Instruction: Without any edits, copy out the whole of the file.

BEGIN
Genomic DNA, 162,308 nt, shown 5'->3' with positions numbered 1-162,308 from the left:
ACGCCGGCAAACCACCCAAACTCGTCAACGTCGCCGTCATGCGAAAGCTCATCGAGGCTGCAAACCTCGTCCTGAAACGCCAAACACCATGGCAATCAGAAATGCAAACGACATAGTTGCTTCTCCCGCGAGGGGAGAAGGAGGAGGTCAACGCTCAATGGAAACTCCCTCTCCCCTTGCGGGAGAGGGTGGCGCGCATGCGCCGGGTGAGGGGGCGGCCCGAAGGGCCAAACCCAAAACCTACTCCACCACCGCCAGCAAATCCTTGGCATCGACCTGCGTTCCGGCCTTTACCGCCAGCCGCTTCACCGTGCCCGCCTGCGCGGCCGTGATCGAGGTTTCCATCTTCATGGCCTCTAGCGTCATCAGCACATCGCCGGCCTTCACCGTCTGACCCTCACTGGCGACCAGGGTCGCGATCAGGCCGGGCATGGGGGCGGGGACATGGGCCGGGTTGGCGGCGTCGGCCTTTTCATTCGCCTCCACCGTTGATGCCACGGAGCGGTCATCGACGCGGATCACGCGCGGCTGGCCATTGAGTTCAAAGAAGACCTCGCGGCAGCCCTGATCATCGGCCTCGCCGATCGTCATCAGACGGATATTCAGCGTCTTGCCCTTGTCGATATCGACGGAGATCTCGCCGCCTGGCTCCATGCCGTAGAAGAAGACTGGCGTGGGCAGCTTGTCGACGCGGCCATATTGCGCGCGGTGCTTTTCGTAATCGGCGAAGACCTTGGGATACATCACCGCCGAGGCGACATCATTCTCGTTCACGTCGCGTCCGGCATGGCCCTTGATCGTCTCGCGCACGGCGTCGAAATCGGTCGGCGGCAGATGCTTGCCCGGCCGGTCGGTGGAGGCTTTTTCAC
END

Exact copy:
Genomic DNA, 162,308 nt, shown 5'->3' with positions numbered 1-162,308 from the left:
ACGCCGGCAAACCACCCAAACTCGTCAACGTCGCCGTCATGCGAAAGCTCATCGAGGCTGCAAACCTCGTCCTGAAACGCCAAACACCATGGCAATCAGAAATGCAAACGACATAGTTGCTTCTCCCGCGAGGGGAGAAGGAGGAGGTCAACGCTCAATGGAAACTCCCTCTCCCCTTGCGGGAGAGGGTGGCGCGCATGCGCCGGGTGAGGGGGCGGCCCGAAGGGCCAAACCCAAAACCTACTCCACCACCGCCAGCAAATCCTTGGCATCGACCTGCGTTCCGGCCTTTACCGCCAGCCGCTTCACCGTGCCCGCCTGCGCGGCCGTGATCGAGGTTTCCATCTTCATGGCCTCTAGCGTCATCAGCACATCGCCGGCCTTCACCGTCTGACCCTCACTGGCGACCAGGGTCGCGATCAGGCCGGGCATGGGGGCGGGGACATGGGCCGGGTTGGCGGCGTCGGCCTTTTCATTCGCCTCCACCGTTGATGCCACGGAGCGGTCATCGACGCGGATCACGCGCGGCTGGCCATTGAGTTCAAAGAAGACCTCGCGGCAGCCCTGATCATCGGCCTCGCCGATCGTCATCAGACGGATATTCAGCGTCTTGCCCTTGTCGATATCGACGGAGATCTCGCCGCCTGGCTCCATGCCGTAGAAGAAGACTGGCGTGGGCAGCTTGTCGACGCGGCCATATTGCGCGCGGTGCTTTTCGTAATCGGCGAAGACCTTGGGATACATCACCGCCGAGGCGACATCATTCTCGTTCACGTCGCGTCCGGCATGGCCCTTGATCGTCTCGCGCACGGCGTCGAAATCGGTCGGCGGCAGATGCTTGCCCGGCCGGTCGGTGGAGGCTTTTTCAC